Male orangutans are often much larger than the females, which is a common trait in many species. That said, during their early years, females grow much more quickly than males.

However, one of the most obvious differences between the two genders is the facial plates which, in males, have heavily padded cheeks. It’s thought that this serves as an attraction to females but isn’t something seen in all males.

A portion of male orangutans have these cheek pads, along which pouches in the throat that allow them to make vocalizations used in courtship and for competing with other males. However, this is usually only seen in dominant males, whereas the subordinates have a very similar appearance to females.

In studies, it has been observed that males with padded cheeks have much greater reproductive success.


Male mandrills are typically much larger and have longer, more prominent canine teeth as well as brightly colored, showy markings on the face.

The mandrill is a species of old world monkey, and there are clear differences between the males and the females.

Males are typically much larger and have longer, more prominent canine teeth as well as brightly colored, showy markings on the face. While males may weigh up to 82 lbs (37 kg), the females can weigh less than half of this, at around 33 lbs (15 kg).

These physical differences allow the male to display his dominance when competing for a mate as well as serving as an attraction to females. However, studies have shown that females aren’t necessarily attracted to the most dominant male but the one with the brightest coloration.

So different are the genders that the mandrill is considered to be the most sexually dimorphic species of primate in the animal kingdom.

Elephant Seal

Male elephant seals can be between three and seven times larger than females, weighing up to 7,000 lbs (3,175 kg).

The elephant seal is the largest species of seal on the planet. While females are big, males can be between three and seven times larger, weighing up to 7,000 lbs (3,175 kg)! In order to maintain their enormous size and impress females, male elephant seals will engorge themselves with food, putting reproduction as a priority over their very survival. 

Another obvious difference between males and females is the presence of a large proboscis which resembles a trunk; no prizes for guessing where this species got its name.

This trunk-like characteristic enables the males to make extremely loud vocalizations during the breeding season and assert their dominance.


Male deer always have a set of antlers, which females lack.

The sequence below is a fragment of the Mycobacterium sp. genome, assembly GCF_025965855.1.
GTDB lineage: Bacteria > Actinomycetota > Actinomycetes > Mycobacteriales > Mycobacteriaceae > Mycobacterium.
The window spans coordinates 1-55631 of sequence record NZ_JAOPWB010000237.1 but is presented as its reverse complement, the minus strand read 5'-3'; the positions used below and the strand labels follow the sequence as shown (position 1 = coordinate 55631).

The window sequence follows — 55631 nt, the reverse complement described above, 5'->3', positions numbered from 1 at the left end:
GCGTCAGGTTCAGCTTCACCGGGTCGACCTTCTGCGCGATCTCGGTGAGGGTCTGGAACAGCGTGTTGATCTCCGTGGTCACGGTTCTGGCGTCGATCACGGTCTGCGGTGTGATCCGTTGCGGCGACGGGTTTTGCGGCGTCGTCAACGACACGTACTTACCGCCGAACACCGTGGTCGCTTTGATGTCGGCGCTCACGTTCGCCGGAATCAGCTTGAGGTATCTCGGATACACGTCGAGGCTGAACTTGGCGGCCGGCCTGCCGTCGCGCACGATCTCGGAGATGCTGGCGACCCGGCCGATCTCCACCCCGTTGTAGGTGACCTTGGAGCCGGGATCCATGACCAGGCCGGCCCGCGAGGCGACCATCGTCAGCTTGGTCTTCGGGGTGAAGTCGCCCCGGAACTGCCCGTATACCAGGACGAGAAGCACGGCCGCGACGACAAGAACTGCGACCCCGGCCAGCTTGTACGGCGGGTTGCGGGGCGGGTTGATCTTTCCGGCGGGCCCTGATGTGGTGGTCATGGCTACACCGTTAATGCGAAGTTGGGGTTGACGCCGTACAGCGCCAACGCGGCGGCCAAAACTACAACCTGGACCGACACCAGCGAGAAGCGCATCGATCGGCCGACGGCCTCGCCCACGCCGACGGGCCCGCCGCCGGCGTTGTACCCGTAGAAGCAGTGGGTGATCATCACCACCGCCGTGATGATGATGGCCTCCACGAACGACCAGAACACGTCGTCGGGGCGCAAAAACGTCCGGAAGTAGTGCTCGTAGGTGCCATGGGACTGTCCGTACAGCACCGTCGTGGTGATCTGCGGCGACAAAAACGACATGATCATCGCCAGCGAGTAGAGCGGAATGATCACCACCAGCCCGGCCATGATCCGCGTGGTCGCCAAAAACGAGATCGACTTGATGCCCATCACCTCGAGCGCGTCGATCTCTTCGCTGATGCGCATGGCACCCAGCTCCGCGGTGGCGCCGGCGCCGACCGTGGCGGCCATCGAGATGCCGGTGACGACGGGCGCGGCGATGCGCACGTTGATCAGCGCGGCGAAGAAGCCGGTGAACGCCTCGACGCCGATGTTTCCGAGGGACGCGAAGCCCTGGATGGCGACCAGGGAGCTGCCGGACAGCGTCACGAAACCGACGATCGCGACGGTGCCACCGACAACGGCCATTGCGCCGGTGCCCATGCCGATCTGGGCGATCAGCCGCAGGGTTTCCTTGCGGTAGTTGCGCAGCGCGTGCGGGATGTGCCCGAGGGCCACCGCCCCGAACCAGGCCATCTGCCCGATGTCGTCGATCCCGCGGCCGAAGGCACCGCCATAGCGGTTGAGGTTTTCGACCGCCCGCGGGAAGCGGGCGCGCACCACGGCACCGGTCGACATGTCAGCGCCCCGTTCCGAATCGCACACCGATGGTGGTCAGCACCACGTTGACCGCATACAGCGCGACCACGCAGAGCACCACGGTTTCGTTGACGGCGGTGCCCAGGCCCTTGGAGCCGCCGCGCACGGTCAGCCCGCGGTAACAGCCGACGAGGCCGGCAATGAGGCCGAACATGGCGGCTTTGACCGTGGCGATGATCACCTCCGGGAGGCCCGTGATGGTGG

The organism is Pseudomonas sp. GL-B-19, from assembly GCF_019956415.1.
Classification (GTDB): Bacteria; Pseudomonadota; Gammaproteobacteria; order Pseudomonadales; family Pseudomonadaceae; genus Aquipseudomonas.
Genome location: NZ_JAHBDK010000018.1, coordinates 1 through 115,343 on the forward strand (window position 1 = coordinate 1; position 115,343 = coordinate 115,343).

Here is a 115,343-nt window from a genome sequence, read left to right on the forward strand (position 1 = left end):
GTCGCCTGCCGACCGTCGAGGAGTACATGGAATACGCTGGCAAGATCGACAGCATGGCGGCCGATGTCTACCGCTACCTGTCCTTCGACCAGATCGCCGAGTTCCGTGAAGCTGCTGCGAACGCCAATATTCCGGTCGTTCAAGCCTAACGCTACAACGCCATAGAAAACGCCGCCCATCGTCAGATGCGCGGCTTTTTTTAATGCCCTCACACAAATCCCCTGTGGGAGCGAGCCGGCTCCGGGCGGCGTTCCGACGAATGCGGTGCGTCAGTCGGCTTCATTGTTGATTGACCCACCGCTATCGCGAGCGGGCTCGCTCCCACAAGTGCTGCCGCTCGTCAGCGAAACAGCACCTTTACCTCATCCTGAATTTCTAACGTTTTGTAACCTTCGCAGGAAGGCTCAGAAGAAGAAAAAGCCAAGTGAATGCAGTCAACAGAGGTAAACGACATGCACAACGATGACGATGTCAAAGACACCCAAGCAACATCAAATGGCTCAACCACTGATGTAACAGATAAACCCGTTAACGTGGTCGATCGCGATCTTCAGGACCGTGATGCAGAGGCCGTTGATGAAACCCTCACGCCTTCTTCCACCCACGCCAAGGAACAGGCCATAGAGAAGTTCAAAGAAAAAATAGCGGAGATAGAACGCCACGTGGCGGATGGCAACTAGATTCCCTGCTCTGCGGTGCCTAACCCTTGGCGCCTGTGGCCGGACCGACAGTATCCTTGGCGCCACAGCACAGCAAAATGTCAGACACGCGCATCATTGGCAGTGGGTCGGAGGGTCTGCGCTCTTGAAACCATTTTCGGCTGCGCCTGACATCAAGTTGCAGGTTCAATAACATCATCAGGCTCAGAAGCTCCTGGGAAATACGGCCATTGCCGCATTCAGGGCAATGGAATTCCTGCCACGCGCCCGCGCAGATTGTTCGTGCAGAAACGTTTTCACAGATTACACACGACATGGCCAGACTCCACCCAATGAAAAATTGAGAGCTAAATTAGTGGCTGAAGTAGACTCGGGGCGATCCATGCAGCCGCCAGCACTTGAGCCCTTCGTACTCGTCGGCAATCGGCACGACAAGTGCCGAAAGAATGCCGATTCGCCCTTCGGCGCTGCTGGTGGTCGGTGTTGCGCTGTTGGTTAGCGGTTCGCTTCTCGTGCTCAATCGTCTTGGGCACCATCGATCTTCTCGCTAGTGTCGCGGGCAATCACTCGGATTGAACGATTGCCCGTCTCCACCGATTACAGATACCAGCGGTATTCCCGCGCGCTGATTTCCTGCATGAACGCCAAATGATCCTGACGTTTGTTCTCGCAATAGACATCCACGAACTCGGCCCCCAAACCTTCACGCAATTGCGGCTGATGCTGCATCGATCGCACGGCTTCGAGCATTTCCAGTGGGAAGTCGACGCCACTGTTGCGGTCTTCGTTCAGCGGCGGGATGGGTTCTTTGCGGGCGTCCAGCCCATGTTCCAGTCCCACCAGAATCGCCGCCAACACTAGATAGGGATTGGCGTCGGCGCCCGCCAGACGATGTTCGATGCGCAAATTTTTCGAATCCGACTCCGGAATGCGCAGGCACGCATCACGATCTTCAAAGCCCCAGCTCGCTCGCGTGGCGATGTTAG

There are 43 species of deer, and the males always have a set of antlers, which females lack. The only species not known to possess antlers is the water deer. In all other species, males shed their antlers annually before growing a new set.

Antlers are used to attract a female, and the size of the antlers tells her a lot about the health of a male and whether she wants to use his genes to reproduce.

What’s more, male deers use their antlers to fight when it’s time to establish dominance for the right to breed with a female.

Female reindeer have antlers, but they are much smaller than the males. While this is not a common trait in female deer, there are some reports of hormone imbalances that cause females of other deer species to grow antlers unexpectedly.


We often see sexual dimorphism in reptiles and, like mammals, the males are often bigger and stronger. Males also have additional features that act as a showpiece for attracting a female.

Eastern Box Turtle

Male eastern box turtles tend to be much larger, but they also have a different-shaped shell.

The eastern box turtle takes its name from the fact that it can completely close off its shell and hide inside, like one might in a box.

In terms of sexual dimorphism, there are two key differences between the genders. Males tend to be much larger, but they also have a different-shaped shell.

Where females’ shells are dome-shaped, that of the male is concave on the underside, which makes it easier for him to mount the female during copulation.

Green Anole

The male green anole has a dewlap which is a fold of fleshy skin around the throat and, in this species, is bright red in color.

The green anole is a species of lizard found in the southeastern United States. While both males and females may have some similarities, there is one obvious trait that sets them apart.

Males have dewlap which is a fold of fleshy skin around the throat and, in this species, is bright red in color. When trying to attract a mate, the male will inflate his dewlap in the hopes of impressing her. This is also used to warn other males and defend territory. Some males also have a crest on their back which is used for the same purpose.